For ranchers like Bill Donald, the resumption of beef trade with Japan, two years after mad-cow disease turned up in this country, would...

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BILLINGS, Mont. — For ranchers like Bill Donald, the resumption of beef trade with Japan, two years after mad-cow disease turned up in this country, would be huge. Still, he’s not ready to sell his own cattle to Japan, and he’s not alone.

“I think most ranchers won’t bother with it this first year,” the south-central Montana rancher said. “There are a lot of hoops to jump through.”

New requirements for doing business in Japan could keep many producers from tapping that once-lucrative market — at least initially. Selling beef to Japan will mean maintaining a paper trail from the ranch to the feedlot to the slaughterhouse, to verify cattle are killed at 20 months of age or younger. The levels of infection for mad-cow disease are believed to rise with age, and plans for resuming trade have been based on that cutoff.

But birth records alone won’t do, and in many cases, producers will need third-party verification of their documents and herds for corroboration, according to beef experts at Iowa State University. It will cost ranchers anywhere from 50 cents a head to $1.25 a head, by one estimate, just to put information into a database.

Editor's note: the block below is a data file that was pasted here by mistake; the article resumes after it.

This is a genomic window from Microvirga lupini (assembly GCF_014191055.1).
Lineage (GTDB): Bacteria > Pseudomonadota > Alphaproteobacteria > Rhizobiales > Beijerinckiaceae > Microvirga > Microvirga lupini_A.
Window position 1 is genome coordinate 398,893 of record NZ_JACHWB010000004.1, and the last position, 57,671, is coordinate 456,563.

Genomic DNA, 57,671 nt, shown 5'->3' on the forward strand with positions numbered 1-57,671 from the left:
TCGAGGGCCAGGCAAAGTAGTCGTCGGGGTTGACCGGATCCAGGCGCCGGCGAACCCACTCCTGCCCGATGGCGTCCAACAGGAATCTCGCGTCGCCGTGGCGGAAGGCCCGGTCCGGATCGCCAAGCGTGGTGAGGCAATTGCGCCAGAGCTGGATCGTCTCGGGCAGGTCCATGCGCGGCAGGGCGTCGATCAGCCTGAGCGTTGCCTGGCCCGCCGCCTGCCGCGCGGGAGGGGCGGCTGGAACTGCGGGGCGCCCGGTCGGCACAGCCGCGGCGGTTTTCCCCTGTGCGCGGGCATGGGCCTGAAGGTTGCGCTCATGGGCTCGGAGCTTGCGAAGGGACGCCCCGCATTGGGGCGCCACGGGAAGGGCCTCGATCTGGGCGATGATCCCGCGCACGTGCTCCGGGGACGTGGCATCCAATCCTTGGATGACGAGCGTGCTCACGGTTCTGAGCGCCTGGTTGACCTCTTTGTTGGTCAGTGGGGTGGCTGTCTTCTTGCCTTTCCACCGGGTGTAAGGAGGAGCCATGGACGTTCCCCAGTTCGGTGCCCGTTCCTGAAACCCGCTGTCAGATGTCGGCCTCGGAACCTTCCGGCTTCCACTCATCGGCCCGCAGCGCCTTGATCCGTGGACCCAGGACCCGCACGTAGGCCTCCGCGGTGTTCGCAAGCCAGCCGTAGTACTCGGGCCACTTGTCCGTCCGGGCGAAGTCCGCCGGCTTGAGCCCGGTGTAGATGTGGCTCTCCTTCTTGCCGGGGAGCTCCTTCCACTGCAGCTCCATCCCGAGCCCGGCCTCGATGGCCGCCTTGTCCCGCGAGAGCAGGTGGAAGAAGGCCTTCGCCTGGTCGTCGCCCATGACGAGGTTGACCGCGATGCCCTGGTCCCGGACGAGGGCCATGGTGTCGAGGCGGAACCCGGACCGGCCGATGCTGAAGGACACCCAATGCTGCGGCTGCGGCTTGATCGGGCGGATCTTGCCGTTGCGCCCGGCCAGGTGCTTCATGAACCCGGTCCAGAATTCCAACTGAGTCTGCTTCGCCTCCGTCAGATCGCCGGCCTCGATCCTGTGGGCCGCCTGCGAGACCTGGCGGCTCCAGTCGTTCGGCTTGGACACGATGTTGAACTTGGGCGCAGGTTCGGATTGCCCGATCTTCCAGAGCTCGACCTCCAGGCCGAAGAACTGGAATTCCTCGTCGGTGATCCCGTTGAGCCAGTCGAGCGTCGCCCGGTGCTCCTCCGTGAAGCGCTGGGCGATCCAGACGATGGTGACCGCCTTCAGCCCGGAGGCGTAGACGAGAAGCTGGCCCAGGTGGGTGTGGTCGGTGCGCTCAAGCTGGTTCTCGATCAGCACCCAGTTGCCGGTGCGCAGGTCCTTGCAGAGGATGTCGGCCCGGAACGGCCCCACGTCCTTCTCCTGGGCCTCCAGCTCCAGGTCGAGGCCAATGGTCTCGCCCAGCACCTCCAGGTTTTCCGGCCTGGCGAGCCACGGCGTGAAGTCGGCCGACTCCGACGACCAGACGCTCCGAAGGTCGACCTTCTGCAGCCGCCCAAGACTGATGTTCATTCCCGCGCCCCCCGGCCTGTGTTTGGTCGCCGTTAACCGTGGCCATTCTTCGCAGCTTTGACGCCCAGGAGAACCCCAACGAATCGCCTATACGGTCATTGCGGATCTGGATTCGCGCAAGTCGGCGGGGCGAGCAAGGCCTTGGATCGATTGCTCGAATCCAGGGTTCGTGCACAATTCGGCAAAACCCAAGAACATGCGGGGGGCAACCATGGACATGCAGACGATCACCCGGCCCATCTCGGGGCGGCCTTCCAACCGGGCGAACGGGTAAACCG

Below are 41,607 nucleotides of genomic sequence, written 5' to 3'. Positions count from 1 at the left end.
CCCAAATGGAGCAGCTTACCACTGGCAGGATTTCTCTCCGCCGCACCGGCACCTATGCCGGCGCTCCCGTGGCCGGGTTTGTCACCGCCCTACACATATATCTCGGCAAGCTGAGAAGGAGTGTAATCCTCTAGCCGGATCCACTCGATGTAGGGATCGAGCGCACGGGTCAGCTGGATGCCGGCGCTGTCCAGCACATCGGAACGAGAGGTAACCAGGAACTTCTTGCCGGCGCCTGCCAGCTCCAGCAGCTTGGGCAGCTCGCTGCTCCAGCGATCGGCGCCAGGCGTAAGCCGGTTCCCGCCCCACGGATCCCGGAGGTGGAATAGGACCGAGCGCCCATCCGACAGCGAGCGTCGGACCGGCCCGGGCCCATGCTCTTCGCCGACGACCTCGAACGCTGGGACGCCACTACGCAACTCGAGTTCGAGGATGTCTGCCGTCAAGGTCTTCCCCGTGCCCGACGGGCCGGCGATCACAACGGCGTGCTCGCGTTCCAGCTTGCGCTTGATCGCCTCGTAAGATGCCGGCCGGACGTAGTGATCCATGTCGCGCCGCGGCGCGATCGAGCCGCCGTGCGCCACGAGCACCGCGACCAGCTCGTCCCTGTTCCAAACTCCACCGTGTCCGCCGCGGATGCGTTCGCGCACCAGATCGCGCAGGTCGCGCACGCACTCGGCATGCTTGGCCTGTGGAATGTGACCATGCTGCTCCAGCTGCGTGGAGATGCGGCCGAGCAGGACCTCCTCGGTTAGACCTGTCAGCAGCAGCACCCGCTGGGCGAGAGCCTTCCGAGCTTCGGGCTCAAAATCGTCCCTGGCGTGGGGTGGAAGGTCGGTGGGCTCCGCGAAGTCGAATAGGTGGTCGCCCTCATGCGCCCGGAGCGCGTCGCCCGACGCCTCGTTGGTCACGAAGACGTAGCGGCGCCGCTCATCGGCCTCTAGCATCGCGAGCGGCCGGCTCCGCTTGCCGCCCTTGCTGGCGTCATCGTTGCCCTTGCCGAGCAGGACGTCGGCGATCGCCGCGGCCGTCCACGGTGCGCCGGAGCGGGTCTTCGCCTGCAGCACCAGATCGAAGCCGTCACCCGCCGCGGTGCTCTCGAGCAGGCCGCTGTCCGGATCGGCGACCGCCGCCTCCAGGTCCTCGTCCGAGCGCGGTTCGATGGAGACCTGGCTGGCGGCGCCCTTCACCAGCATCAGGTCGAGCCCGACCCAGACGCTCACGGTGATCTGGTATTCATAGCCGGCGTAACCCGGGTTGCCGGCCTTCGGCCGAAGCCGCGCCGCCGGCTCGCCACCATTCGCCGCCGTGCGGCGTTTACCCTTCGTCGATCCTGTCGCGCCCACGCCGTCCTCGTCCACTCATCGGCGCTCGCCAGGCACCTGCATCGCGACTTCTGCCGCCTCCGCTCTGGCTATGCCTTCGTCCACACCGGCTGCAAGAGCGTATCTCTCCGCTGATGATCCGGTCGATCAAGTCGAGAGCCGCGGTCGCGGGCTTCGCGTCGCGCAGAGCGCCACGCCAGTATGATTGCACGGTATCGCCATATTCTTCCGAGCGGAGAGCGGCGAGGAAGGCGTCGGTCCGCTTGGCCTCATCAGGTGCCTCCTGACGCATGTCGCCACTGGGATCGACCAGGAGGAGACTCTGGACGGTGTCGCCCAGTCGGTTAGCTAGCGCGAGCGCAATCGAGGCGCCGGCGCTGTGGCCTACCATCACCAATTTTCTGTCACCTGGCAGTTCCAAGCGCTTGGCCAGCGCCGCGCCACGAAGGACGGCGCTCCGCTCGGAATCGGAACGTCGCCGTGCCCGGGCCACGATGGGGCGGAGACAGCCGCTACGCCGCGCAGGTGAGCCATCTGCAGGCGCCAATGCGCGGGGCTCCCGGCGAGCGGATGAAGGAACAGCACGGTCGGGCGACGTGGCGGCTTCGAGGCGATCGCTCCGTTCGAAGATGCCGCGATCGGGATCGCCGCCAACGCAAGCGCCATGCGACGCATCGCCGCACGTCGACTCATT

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“It seems very few people know about this kind of stuff, but the writing’s been on the wall about this a long time,” said John Lawrence, a livestock economist who directs the Iowa Beef Center at Iowa State and who has tracked and written on the issue.

U.S. agricultural and political leaders have been pushing hard for the reopening of the Japanese market, which had previously been the biggest overseas market for U.S. beef. Japan bought more than $1 billion worth in 2003 before the discovery of mad-cow disease in a Washington state cow in December 2003.

Japan also has made moves toward resuming limited trade. A final report on the safety of U.S. beef, expected at any time, could clear the way for that as early as this month, industry and government officials said.

Major meatpackers and dozens of feedlots have paperwork and plans in order, but many ranchers are still confused or in the dark about what they must do to qualify for the Japanese market, industry leaders and experts say.

“I’ll be honest with you. I think ranchers, as you look at them, are sitting there asking, ‘What are we supposed to be doing?’ ” said John Paterson, an extension beef specialist at Montana State University in Bozeman, who admits to being a bit fuzzy himself on some of the finer points.

Despite a framework for trade outlined by the U.S. Department of Agriculture, some cattlemen groups have been careful about advising ranchers on how best to position themselves, choosing to wait for the final word from Japan.

“The devil will be in the details,” said Steve Pilcher, executive vice president of the Montana Stockgrowers Association, “and it’s a matter of me not trusting Japan totally.”